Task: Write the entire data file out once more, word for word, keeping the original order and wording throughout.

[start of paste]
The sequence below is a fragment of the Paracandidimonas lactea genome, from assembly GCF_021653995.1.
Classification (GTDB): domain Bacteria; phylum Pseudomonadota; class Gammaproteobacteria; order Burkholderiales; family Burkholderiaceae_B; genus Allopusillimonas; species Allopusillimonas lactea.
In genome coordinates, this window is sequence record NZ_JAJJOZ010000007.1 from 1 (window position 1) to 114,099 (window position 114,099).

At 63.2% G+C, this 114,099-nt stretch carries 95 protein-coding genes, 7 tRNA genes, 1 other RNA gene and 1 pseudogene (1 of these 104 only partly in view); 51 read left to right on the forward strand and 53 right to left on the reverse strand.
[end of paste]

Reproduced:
The sequence below is a fragment of the Paracandidimonas lactea genome, from assembly GCF_021653995.1.
Classification (GTDB): domain Bacteria; phylum Pseudomonadota; class Gammaproteobacteria; order Burkholderiales; family Burkholderiaceae_B; genus Allopusillimonas; species Allopusillimonas lactea.
In genome coordinates, this window is sequence record NZ_JAJJOZ010000007.1 from 1 (window position 1) to 114,099 (window position 114,099).

At 63.2% G+C, this 114,099-nt stretch carries 95 protein-coding genes, 7 tRNA genes, 1 other RNA gene and 1 pseudogene (1 of these 104 only partly in view); 51 read left to right on the forward strand and 53 right to left on the reverse strand.